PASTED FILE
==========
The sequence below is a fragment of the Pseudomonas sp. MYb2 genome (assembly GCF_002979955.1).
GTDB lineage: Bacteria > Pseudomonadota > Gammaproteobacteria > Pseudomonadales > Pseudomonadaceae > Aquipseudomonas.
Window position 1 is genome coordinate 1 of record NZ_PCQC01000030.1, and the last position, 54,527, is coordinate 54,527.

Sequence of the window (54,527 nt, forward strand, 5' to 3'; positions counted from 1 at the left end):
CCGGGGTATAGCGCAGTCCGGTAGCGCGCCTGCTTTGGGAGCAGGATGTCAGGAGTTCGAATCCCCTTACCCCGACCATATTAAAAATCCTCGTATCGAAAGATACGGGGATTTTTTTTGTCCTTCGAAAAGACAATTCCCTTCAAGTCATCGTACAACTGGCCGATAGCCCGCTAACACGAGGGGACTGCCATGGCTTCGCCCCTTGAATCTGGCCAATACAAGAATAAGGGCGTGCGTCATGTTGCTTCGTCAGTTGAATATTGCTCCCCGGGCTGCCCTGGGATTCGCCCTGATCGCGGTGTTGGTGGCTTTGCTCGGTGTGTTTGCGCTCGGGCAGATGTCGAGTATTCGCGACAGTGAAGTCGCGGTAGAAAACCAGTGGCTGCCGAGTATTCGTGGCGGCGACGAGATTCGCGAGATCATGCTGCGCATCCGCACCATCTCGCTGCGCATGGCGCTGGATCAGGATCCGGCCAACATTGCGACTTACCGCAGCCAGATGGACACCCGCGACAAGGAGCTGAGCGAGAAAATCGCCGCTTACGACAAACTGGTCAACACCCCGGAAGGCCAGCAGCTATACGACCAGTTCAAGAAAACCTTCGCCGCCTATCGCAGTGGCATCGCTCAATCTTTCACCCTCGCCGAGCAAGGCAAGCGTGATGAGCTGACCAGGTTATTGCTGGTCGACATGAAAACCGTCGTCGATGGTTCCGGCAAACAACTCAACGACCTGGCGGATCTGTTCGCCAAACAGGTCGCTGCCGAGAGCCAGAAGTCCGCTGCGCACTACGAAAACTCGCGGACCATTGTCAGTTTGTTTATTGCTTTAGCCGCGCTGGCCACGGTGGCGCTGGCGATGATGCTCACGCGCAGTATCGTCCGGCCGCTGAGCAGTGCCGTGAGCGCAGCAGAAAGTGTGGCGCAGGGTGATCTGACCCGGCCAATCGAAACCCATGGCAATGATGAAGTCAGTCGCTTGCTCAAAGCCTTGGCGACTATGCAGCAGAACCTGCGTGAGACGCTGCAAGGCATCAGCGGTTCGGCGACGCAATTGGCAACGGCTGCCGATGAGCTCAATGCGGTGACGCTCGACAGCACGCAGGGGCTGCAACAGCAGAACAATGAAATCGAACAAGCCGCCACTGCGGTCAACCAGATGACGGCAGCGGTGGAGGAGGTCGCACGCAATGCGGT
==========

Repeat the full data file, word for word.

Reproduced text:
The sequence below is a fragment of the Pseudomonas sp. MYb2 genome (assembly GCF_002979955.1).
GTDB lineage: Bacteria > Pseudomonadota > Gammaproteobacteria > Pseudomonadales > Pseudomonadaceae > Aquipseudomonas.
Window position 1 is genome coordinate 1 of record NZ_PCQC01000030.1, and the last position, 54,527, is coordinate 54,527.

Sequence of the window (54,527 nt, forward strand, 5' to 3'; positions counted from 1 at the left end):
CCGGGGTATAGCGCAGTCCGGTAGCGCGCCTGCTTTGGGAGCAGGATGTCAGGAGTTCGAATCCCCTTACCCCGACCATATTAAAAATCCTCGTATCGAAAGATACGGGGATTTTTTTTGTCCTTCGAAAAGACAATTCCCTTCAAGTCATCGTACAACTGGCCGATAGCCCGCTAACACGAGGGGACTGCCATGGCTTCGCCCCTTGAATCTGGCCAATACAAGAATAAGGGCGTGCGTCATGTTGCTTCGTCAGTTGAATATTGCTCCCCGGGCTGCCCTGGGATTCGCCCTGATCGCGGTGTTGGTGGCTTTGCTCGGTGTGTTTGCGCTCGGGCAGATGTCGAGTATTCGCGACAGTGAAGTCGCGGTAGAAAACCAGTGGCTGCCGAGTATTCGTGGCGGCGACGAGATTCGCGAGATCATGCTGCGCATCCGCACCATCTCGCTGCGCATGGCGCTGGATCAGGATCCGGCCAACATTGCGACTTACCGCAGCCAGATGGACACCCGCGACAAGGAGCTGAGCGAGAAAATCGCCGCTTACGACAAACTGGTCAACACCCCGGAAGGCCAGCAGCTATACGACCAGTTCAAGAAAACCTTCGCCGCCTATCGCAGTGGCATCGCTCAATCTTTCACCCTCGCCGAGCAAGGCAAGCGTGATGAGCTGACCAGGTTATTGCTGGTCGACATGAAAACCGTCGTCGATGGTTCCGGCAAACAACTCAACGACCTGGCGGATCTGTTCGCCAAACAGGTCGCTGCCGAGAGCCAGAAGTCCGCTGCGCACTACGAAAACTCGCGGACCATTGTCAGTTTGTTTATTGCTTTAGCCGCGCTGGCCACGGTGGCGCTGGCGATGATGCTCACGCGCAGTATCGTCCGGCCGCTGAGCAGTGCCGTGAGCGCAGCAGAAAGTGTGGCGCAGGGTGATCTGACCCGGCCAATCGAAACCCATGGCAATGATGAAGTCAGTCGCTTGCTCAAAGCCTTGGCGACTATGCAGCAGAACCTGCGTGAGACGCTGCAAGGCATCAGCGGTTCGGCGACGCAATTGGCAACGGCTGCCGATGAGCTCAATGCGGTGACGCTCGACAGCACGCAGGGGCTGCAACAGCAGAACAATGAAATCGAACAAGCCGCCACTGCGGTCAACCAGATGACGGCAGCGGTGGAGGAGGTCGCACGCAATGCGGT